Visual information retrieval (VIR) is an active and vibrant research area, which attempts at providing means for organizing, indexing, annotating, and retrieving visual information (images and videos) from large, unstructured repositories. The goal of VIR is to retrieve matches ranked by their relevance to a given query, which is often expressed as an example image and/or a series of keywords. During its early years (1995- 2000), the research efforts were dominated by content-based approaches contributed primarily by the image and video processing community. During the past decade, it was widely recognized that the challenges imposed by the lack of coincidence between an image's visual contents and its semantic interpretation, also known as semantic gap, required a clever use of textual metadata (in addition to information extracted from the image's pixel contents) to make image and video retrieval solutions efficient and effective. The need to bridge (or at least narrow) the semantic gap has been one of the driving forces behind current VIR research. Additionally, other related research problems and market opportunities have started to emerge, offering a broad range of exciting problems for computer scientists and engineers to work on. In this introductory book, we focus on a subset of VIR problems where the media consists of images, and the indexing and retrieval methods are based on the pixel contents of those images--an approach known as content-based image retrieval (CBIR). We present an implementation-oriented overview of CBIR concepts, techniques, algorithms, and figures of merit. Most chapters are supported by examples written in Java, using Lucene (an open-source Java-based indexing and search implementation) and LIRE (Lucene Image REtrieval), an open-source Java-based library for CBIR.Visual information retrieval (VIR) is an active and vibrant research area, which attempts at providing means for organizing, indexing, annotating, and retrieving visual information (images and videos) from large, unstructured repositories. The goal of VIR is to retrieve matches ranked by their relevance to a given query, which is often expressed as an example image and/or a series of keywords. During its early years (1995-2000), the research efforts were dominated by content-based approaches contributed primarily by the image and video processing community. During the past decade, it was widely recognized that the challenges imposed by the lack of coincidence between an image's visual contents and its semantic interpretation, also known as semantic gap, required a clever use of textual metadata (in addition to information extracted from the image's pixel contents) to make image and video retrieval solutions efficient and effective. The need to bridge (or at least narrow) the semantic gap has been one of the driving forces behind current VIR research. Additionally, other related research problems and market opportunities have started to emerge, offering a broad range of exciting problems for computer scientists and engineers to work on. In this introductory book, we focus on a subset of VIR problems where the media consists of images, and the indexing and retrieval methods are based on the pixel contents of those images -- an approach known as content-based image retrieval (CBIR). We present an implementation-oriented overview of CBIR concepts, techniques, algorithms, and figures of merit. Most chapters are supported by examples written in Java, using Lucene (an open-source Java-based indexing and search implementation) and LIRE (Lucene Image REtrieval), an open-source Java-based library for CBIR.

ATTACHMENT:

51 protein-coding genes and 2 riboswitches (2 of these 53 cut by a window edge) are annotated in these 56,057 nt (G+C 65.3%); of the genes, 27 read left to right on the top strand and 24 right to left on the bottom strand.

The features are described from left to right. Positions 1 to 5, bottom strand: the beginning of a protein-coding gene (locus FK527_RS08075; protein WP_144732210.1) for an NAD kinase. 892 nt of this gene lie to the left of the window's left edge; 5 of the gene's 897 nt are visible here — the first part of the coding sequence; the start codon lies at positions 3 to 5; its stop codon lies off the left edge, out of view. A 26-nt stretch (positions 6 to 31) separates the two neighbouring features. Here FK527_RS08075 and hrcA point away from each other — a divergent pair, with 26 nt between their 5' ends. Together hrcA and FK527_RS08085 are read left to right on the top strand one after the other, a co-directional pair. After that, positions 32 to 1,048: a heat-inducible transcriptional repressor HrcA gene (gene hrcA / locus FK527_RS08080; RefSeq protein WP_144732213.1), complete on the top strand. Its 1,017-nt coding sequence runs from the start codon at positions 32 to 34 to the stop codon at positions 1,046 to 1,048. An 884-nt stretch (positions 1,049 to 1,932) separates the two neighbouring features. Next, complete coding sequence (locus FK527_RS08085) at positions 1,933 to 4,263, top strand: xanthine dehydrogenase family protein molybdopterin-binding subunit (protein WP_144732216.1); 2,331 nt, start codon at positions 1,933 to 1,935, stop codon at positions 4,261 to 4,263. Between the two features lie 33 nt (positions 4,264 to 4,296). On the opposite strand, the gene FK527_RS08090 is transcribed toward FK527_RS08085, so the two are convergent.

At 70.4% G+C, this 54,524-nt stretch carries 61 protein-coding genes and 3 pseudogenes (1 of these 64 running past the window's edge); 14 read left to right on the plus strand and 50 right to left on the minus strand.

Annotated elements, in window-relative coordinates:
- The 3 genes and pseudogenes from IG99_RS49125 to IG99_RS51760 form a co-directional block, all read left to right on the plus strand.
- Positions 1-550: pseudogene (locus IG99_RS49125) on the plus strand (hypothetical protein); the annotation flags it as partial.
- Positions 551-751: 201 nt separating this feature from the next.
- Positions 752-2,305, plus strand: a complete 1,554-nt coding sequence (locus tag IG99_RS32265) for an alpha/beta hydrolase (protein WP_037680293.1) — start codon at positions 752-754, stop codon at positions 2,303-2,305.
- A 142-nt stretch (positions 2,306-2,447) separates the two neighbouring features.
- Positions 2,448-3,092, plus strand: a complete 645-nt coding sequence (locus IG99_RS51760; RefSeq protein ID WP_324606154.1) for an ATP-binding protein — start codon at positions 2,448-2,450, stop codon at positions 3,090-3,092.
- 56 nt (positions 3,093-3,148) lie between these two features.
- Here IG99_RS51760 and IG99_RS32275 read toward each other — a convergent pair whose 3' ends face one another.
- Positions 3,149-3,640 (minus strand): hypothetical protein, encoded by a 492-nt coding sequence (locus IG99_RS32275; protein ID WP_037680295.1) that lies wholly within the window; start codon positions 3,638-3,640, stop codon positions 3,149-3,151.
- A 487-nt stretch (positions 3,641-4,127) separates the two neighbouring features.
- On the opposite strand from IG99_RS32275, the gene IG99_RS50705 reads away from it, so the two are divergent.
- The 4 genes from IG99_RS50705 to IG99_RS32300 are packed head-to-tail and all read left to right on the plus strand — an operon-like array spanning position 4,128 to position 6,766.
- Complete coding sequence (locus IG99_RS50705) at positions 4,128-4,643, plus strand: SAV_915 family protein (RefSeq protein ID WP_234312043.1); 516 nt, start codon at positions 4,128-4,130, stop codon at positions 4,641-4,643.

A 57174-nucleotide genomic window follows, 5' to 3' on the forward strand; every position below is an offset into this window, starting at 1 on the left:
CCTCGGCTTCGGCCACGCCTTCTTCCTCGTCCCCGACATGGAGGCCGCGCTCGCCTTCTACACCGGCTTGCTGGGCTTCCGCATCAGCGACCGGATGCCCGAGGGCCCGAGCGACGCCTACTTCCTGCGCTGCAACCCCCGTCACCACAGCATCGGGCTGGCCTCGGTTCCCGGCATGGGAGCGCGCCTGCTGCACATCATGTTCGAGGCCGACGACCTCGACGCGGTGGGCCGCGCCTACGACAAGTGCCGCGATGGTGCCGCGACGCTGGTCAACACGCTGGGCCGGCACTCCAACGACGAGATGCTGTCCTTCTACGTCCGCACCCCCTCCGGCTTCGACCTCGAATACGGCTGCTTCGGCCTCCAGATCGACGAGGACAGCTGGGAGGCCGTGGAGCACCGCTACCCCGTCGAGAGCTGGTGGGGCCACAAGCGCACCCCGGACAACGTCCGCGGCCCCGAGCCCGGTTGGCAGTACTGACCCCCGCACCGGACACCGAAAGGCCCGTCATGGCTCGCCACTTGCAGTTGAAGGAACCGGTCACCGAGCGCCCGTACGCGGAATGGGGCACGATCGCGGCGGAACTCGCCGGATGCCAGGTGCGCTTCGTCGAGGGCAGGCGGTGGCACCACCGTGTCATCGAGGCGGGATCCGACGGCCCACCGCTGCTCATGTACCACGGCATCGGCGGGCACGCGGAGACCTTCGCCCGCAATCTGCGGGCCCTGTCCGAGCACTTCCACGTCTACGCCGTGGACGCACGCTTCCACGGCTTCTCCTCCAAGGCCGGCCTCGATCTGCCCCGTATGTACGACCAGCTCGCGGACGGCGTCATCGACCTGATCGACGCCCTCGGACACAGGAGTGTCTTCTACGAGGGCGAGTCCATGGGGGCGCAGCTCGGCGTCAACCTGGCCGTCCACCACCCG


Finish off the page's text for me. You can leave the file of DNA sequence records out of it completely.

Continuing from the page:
Online Synthesis Digital Library

  3. Multimedia semantics : the role of metadata

    Berlin : Springer, ©2008.

    Research in the field of multimedia metadata is especially challenging: Lots of scientific publications and reports on research projects are published every year and the range of possible applications is diverse and huge. This book gives an overview on fundamental issues within the field of multimedia metadata focusing on contextualized, ubiquitous, accessible and interoperable services on a higher semantic level. The book in hand provides a selection of basic articles being a base for multimedia metadata research. Furthermore it presents a view on the current state of the art in multimedia metadata research. It provides information from versatile applications domains (Broadcasting, Interactive TV, E-Learning and Social Software) such as: * Multimedia on the Web 2.0 * Databases for Multimedia (Meta- )Data * Multimedia Information Retrieval & Evaluation * Multimedia Metadata Standards * Ontologies for Multimedia The multimedia metadata community (www.multimedia-metadata.info), wherefrom this book originated, brings together experts from research and industry in the area of multimedia metadata research and application development. The community bridges the gap between an academic research and an industrial scale development of innovative products. By summarizing the work of the community this book contributes to the aforementioned fields by addressing these topics for a broad range of readers.Research in the field of multimedia meta data is especially challenging: Lots of scientific publications and reports on research projects are published every year and the range of possible applications is diverse and huge. This book gives an overview on fundamental issues within the field of multimedia meta data focusing on contextualized, ubiquitous, accessible and inter operable services on a higher semantic level. The book in hand provides a selection of basic articles being a base for multimedia meta data research. Furthermore it presents a view on the current state of the art in multimedia meta data research. It provides information from versatile applications domains (Broadcasting, Interactive TV, E-Learning and Social Software) such as: multimedia on the Web 2.0; databases for multimedia (Meta-)Data; multimedia information retrieval and evaluation; multimedia meta data standards; and, ontologies for multimedia. The multimedia meta data community, where from this book originated, brings together experts from research and industry in the area of multimedia meta data research and application development. The community bridges the gap between an academic research and an industrial scale development of innovative products. By summarizing the work of the community this book contributes to the aforementioned fields by addressing these topics for a broad range where from readers.

    Online SpringerLink